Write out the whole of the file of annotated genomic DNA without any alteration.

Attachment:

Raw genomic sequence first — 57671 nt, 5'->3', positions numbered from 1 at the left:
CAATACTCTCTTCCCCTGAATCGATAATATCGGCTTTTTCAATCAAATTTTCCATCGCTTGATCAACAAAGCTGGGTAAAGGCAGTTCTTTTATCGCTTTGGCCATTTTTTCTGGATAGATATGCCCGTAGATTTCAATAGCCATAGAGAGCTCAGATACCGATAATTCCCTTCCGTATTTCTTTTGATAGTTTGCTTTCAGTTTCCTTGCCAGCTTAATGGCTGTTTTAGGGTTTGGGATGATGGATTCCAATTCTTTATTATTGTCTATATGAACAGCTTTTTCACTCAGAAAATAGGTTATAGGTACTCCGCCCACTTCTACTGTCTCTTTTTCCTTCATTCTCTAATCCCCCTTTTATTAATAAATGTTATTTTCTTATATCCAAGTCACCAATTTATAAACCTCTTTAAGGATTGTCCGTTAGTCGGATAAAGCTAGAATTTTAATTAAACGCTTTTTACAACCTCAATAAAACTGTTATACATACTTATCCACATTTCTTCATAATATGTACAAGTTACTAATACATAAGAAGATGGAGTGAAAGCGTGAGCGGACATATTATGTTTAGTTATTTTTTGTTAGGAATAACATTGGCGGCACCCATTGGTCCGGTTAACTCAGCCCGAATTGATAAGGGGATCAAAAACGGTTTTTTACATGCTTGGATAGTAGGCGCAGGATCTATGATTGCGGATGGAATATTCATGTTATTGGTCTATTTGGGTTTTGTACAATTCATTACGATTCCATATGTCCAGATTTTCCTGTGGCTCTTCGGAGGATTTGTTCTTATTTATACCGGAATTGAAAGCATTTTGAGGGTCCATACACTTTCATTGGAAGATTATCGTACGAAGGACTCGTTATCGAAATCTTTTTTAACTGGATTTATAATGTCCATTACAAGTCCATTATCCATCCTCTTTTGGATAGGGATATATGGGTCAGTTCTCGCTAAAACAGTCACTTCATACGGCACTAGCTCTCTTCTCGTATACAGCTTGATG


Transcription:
Raw genomic sequence first — 57671 nt, 5'->3', positions numbered from 1 at the left:
CAATACTCTCTTCCCCTGAATCGATAATATCGGCTTTTTCAATCAAATTTTCCATCGCTTGATCAACAAAGCTGGGTAAAGGCAGTTCTTTTATCGCTTTGGCCATTTTTTCTGGATAGATATGCCCGTAGATTTCAATAGCCATAGAGAGCTCAGATACCGATAATTCCCTTCCGTATTTCTTTTGATAGTTTGCTTTCAGTTTCCTTGCCAGCTTAATGGCTGTTTTAGGGTTTGGGATGATGGATTCCAATTCTTTATTATTGTCTATATGAACAGCTTTTTCACTCAGAAAATAGGTTATAGGTACTCCGCCCACTTCTACTGTCTCTTTTTCCTTCATTCTCTAATCCCCCTTTTATTAATAAATGTTATTTTCTTATATCCAAGTCACCAATTTATAAACCTCTTTAAGGATTGTCCGTTAGTCGGATAAAGCTAGAATTTTAATTAAACGCTTTTTACAACCTCAATAAAACTGTTATACATACTTATCCACATTTCTTCATAATATGTACAAGTTACTAATACATAAGAAGATGGAGTGAAAGCGTGAGCGGACATATTATGTTTAGTTATTTTTTGTTAGGAATAACATTGGCGGCACCCATTGGTCCGGTTAACTCAGCCCGAATTGATAAGGGGATCAAAAACGGTTTTTTACATGCTTGGATAGTAGGCGCAGGATCTATGATTGCGGATGGAATATTCATGTTATTGGTCTATTTGGGTTTTGTACAATTCATTACGATTCCATATGTCCAGATTTTCCTGTGGCTCTTCGGAGGATTTGTTCTTATTTATACCGGAATTGAAAGCATTTTGAGGGTCCATACACTTTCATTGGAAGATTATCGTACGAAGGACTCGTTATCGAAATCTTTTTTAACTGGATTTATAATGTCCATTACAAGTCCATTATCCATCCTCTTTTGGATAGGGATATATGGGTCAGTTCTCGCTAAAACAGTCACTTCATACGGCACTAGCTCTCTTCTCGTATACAGCTTGATG